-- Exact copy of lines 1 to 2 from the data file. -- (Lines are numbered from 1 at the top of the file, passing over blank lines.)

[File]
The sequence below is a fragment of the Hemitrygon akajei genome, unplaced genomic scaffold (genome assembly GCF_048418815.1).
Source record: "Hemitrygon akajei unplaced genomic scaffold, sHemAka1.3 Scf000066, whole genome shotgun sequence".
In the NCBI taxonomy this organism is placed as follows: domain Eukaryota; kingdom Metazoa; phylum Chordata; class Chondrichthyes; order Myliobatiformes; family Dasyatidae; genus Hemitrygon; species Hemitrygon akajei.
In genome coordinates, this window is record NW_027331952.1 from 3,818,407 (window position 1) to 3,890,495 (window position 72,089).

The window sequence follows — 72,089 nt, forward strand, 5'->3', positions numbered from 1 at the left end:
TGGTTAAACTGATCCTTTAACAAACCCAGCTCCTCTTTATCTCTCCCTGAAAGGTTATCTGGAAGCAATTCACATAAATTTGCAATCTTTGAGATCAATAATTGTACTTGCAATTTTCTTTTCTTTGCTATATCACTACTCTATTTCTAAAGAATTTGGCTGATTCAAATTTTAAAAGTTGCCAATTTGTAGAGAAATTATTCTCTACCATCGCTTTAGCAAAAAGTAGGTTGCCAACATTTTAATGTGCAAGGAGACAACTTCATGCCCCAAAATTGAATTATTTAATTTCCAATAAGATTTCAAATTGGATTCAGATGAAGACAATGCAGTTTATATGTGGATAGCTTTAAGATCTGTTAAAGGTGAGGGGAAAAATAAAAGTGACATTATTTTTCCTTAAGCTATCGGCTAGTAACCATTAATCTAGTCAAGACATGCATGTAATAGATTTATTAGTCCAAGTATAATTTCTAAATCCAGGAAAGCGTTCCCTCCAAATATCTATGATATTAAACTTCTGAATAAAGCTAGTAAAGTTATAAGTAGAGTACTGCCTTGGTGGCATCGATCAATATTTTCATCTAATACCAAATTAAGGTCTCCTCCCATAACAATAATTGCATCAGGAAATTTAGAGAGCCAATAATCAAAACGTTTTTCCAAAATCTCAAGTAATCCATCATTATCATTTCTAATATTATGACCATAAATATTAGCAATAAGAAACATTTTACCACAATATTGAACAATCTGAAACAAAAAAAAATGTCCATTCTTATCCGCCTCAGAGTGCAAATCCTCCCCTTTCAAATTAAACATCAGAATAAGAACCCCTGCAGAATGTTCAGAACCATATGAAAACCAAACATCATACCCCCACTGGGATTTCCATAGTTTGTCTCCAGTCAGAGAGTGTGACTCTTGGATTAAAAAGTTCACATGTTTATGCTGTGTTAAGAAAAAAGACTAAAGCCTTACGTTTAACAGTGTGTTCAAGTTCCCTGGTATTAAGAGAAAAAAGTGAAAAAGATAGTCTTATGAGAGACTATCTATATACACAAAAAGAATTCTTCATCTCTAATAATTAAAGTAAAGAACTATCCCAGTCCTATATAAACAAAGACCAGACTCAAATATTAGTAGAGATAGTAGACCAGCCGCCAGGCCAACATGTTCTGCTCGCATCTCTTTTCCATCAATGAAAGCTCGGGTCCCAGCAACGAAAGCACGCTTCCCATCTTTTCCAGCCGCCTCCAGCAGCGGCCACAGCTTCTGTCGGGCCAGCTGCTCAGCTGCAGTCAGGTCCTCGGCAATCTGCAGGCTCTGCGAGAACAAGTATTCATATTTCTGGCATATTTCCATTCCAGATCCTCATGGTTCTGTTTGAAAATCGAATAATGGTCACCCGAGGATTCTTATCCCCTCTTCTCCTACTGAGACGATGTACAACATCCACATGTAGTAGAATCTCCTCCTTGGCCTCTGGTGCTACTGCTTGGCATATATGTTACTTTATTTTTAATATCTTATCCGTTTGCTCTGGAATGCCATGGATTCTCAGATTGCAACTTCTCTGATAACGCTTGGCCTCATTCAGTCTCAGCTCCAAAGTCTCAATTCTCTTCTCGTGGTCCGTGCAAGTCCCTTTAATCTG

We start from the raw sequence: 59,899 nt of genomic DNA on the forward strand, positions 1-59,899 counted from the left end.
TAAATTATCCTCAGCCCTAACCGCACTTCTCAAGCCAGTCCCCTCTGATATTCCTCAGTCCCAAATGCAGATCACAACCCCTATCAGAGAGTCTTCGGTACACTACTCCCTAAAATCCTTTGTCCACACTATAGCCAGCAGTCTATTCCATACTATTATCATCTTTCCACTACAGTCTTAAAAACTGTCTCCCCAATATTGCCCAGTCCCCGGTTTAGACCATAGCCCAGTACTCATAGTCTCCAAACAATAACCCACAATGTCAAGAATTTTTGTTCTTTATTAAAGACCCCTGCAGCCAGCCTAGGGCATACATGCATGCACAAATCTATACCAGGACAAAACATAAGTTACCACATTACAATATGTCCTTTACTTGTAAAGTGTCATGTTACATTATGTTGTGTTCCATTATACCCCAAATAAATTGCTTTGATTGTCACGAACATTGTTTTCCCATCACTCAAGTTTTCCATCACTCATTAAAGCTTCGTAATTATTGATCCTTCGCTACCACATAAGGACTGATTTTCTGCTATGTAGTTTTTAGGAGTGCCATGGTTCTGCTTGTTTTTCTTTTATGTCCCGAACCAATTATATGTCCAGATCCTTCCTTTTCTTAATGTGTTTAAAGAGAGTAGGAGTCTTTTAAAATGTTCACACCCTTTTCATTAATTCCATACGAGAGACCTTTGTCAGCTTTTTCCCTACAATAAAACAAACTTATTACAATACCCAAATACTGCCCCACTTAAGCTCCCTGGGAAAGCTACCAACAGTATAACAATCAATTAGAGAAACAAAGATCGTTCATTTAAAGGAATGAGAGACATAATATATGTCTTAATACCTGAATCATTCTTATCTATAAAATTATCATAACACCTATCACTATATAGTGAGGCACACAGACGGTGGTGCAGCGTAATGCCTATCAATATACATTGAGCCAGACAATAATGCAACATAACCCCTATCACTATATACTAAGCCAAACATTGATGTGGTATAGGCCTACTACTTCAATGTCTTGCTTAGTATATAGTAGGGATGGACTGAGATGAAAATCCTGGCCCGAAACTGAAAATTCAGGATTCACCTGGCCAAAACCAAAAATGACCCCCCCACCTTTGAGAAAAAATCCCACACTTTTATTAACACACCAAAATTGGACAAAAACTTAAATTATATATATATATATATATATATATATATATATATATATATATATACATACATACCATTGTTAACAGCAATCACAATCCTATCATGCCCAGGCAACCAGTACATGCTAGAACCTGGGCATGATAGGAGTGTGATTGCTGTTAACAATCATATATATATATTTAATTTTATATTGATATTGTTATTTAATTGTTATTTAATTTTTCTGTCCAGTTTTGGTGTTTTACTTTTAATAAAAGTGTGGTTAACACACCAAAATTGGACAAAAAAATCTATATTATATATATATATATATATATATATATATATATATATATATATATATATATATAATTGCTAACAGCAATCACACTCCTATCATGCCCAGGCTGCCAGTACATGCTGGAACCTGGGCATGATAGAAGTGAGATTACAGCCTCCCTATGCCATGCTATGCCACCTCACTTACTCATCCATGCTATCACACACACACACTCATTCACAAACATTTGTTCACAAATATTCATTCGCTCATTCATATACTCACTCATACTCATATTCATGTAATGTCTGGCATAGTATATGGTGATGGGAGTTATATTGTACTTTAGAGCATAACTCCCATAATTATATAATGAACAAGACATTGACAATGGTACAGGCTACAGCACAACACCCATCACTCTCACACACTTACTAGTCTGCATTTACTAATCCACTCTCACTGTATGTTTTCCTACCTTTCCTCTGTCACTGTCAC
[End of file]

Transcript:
The sequence below is a fragment of the Hemitrygon akajei genome, unplaced genomic scaffold (genome assembly GCF_048418815.1).
Source record: "Hemitrygon akajei unplaced genomic scaffold, sHemAka1.3 Scf000066, whole genome shotgun sequence".